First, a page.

• Kyodo

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Former Taiwan President Lee Teng-hui will apply for an entry visa next week to attend an international symposium in central Japan at the end of the month, promoters of Lee’s Japan visit said Wednesday.

Mineo Nakajima, head of the Tokyo University of Foreign Studies, said Lee informed him of his decision to apply for a visa Saturday before Lee left for a one-week trip to the Czech Republic.

Nakajima said Lee will submit his visa application Monday to Japan’s unofficial mission in Taiwan, the Interchange Foundation’s Taipei Office.

The request could put Tokyo in a diplomatic dilemma as China objects strongly to overseas visits by Lee, whom it accuses of promoting Taiwan independence despite his retirement from active political life in May.

China made its point clear at the highest level during Premier Zhu Rongji’s recent visit to Tokyo. Zhu warned his Japanese hosts that a visit by Lee would have “grave consequences” for Sino-Japanese ties.

But Nakajima dismissed such warnings, saying, “We are strongly urging the Japanese government to allow Lee Teng-hui to visit Japan given that he is a private citizen now, and to honor his own wish.”

Nakajima, who has close ties with the former president and has written extensively on him, is one of a number of Japanese figures who have vowed to realize Lee’s longtime desire to visit Japan.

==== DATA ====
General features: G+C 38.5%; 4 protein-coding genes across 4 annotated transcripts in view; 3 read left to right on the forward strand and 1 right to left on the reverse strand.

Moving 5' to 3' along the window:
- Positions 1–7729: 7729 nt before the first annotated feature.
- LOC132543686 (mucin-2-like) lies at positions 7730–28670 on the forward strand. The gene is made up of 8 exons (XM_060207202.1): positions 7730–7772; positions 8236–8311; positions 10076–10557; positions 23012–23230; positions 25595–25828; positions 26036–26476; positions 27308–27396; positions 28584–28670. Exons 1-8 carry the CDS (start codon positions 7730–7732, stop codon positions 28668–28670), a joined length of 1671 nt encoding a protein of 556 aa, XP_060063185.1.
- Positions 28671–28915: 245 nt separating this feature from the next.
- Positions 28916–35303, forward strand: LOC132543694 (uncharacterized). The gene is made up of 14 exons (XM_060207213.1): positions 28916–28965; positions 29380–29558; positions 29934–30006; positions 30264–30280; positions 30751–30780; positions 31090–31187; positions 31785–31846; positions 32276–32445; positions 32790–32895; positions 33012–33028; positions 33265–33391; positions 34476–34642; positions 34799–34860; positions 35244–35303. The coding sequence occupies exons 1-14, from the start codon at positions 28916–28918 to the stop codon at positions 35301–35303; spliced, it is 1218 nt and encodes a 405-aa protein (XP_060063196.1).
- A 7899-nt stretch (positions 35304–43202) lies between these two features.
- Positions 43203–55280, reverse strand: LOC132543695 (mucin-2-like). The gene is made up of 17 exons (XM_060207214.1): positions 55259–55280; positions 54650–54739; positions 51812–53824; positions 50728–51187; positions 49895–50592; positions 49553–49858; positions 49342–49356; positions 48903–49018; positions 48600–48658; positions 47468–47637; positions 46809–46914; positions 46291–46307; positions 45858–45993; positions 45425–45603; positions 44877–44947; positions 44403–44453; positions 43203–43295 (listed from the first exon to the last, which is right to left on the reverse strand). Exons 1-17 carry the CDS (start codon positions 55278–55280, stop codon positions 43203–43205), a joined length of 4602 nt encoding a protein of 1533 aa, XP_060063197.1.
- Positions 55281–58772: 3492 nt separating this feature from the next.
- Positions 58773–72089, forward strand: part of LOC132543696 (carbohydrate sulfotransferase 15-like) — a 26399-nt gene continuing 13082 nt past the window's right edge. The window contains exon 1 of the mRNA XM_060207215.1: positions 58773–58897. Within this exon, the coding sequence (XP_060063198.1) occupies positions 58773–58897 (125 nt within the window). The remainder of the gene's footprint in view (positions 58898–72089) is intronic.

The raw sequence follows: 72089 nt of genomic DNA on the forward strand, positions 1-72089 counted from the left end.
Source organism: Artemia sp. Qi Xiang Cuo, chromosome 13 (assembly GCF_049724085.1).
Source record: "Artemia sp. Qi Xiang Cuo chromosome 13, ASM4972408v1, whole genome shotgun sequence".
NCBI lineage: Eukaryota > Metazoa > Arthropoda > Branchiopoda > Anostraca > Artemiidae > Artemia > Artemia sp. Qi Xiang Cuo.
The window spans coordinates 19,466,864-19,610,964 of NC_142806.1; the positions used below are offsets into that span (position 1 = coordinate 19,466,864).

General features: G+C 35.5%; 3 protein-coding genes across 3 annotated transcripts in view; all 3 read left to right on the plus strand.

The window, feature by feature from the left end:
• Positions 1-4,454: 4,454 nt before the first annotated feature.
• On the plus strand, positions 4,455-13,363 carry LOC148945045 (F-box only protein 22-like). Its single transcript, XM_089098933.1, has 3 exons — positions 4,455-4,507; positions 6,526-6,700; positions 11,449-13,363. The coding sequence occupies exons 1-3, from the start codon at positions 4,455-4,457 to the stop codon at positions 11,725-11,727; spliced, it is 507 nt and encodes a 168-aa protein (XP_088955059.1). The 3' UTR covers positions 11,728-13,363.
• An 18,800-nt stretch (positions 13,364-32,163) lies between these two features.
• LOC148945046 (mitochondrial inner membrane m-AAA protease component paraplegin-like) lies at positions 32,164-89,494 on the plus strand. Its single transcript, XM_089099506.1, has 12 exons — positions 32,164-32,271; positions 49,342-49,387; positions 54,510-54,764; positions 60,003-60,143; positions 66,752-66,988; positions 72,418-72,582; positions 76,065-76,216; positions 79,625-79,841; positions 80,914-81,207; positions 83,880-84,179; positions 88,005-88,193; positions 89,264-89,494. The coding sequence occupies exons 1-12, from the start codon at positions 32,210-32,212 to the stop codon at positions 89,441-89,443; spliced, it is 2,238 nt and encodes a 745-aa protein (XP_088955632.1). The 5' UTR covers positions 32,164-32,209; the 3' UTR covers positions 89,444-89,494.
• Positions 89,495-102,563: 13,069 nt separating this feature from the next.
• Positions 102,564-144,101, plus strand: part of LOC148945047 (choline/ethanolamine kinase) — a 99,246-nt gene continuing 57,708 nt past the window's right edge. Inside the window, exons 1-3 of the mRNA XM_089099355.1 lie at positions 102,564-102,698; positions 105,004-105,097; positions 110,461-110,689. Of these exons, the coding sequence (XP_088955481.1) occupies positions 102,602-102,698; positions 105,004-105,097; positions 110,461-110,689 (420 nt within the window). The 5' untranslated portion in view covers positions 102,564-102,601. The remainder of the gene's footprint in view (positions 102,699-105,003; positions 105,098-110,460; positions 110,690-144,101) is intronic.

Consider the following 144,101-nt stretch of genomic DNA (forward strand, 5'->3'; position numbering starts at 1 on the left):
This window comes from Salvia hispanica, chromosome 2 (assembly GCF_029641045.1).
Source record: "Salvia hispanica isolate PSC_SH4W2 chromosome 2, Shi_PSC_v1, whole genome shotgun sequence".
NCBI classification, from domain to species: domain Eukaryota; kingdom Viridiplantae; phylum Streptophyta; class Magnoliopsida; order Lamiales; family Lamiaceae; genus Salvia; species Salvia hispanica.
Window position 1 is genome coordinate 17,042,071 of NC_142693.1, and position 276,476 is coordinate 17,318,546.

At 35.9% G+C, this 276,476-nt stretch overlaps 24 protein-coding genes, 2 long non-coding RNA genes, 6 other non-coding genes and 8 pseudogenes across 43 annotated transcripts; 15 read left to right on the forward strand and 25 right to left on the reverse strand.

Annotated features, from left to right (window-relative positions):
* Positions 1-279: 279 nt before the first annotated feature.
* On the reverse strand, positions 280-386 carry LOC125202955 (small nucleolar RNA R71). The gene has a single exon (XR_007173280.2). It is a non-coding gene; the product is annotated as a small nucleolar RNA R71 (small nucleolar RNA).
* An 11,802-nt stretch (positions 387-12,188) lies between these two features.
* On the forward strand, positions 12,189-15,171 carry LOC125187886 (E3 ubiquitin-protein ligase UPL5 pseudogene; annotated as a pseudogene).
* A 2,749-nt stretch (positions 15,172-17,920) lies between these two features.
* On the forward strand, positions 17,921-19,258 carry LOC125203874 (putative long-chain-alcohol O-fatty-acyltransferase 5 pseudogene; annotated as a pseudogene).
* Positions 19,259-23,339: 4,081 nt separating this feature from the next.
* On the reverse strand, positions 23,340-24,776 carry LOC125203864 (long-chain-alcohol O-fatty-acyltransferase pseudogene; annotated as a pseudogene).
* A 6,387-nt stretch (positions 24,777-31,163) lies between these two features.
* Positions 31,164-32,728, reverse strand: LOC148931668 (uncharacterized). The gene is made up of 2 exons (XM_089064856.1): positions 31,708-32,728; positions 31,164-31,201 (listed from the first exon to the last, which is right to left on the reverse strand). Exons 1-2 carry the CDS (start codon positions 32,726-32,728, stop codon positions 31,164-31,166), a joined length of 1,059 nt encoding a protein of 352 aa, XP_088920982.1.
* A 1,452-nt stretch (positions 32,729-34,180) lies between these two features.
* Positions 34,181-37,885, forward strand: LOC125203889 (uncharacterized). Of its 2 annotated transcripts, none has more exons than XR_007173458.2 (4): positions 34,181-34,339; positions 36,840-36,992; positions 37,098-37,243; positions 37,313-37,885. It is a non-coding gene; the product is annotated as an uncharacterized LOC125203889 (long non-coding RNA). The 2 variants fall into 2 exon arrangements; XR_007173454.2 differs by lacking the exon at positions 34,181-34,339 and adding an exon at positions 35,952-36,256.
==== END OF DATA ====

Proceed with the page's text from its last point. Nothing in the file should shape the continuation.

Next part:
Several Japanese lawmakers and Tokyo Gov. Shintaro Ishihara are also backing Lee’s trip.

He has been invited to attend the Asia Open Forum in Matsumoto, Nagano Prefecture, on Oct. 30 and Oct. 31. Lee is planning to visit Japan for two weeks, Nakajima said.

If granted a visa, the former president would leave for Japan on Oct. 28 and attend one week of activities surrounding the Asia Open Forum. He would then spend a few days in the Osaka area and visit Kyoto, where he once studied, before returning home around Nov. 10, Nakajima said.

The Asia Open Forum has been held annually since 1989, one year after Lee became Taiwan president, and has served as a meeting place for scholars, opinion-makers and business leaders from both sides in the absence of diplomatic ties.

This year’s forum, which is to be the final one, aims to make an overall assessment of Lee’s 12 years in power.

Lee is currently in Prague to attend the Forum 2000 Conference, where he also met Tibet’s spiritual leader, the Dalai Lama. It is his second overseas trip since leaving office following a trip to Britain in June. Both trips triggered strong protests from China.

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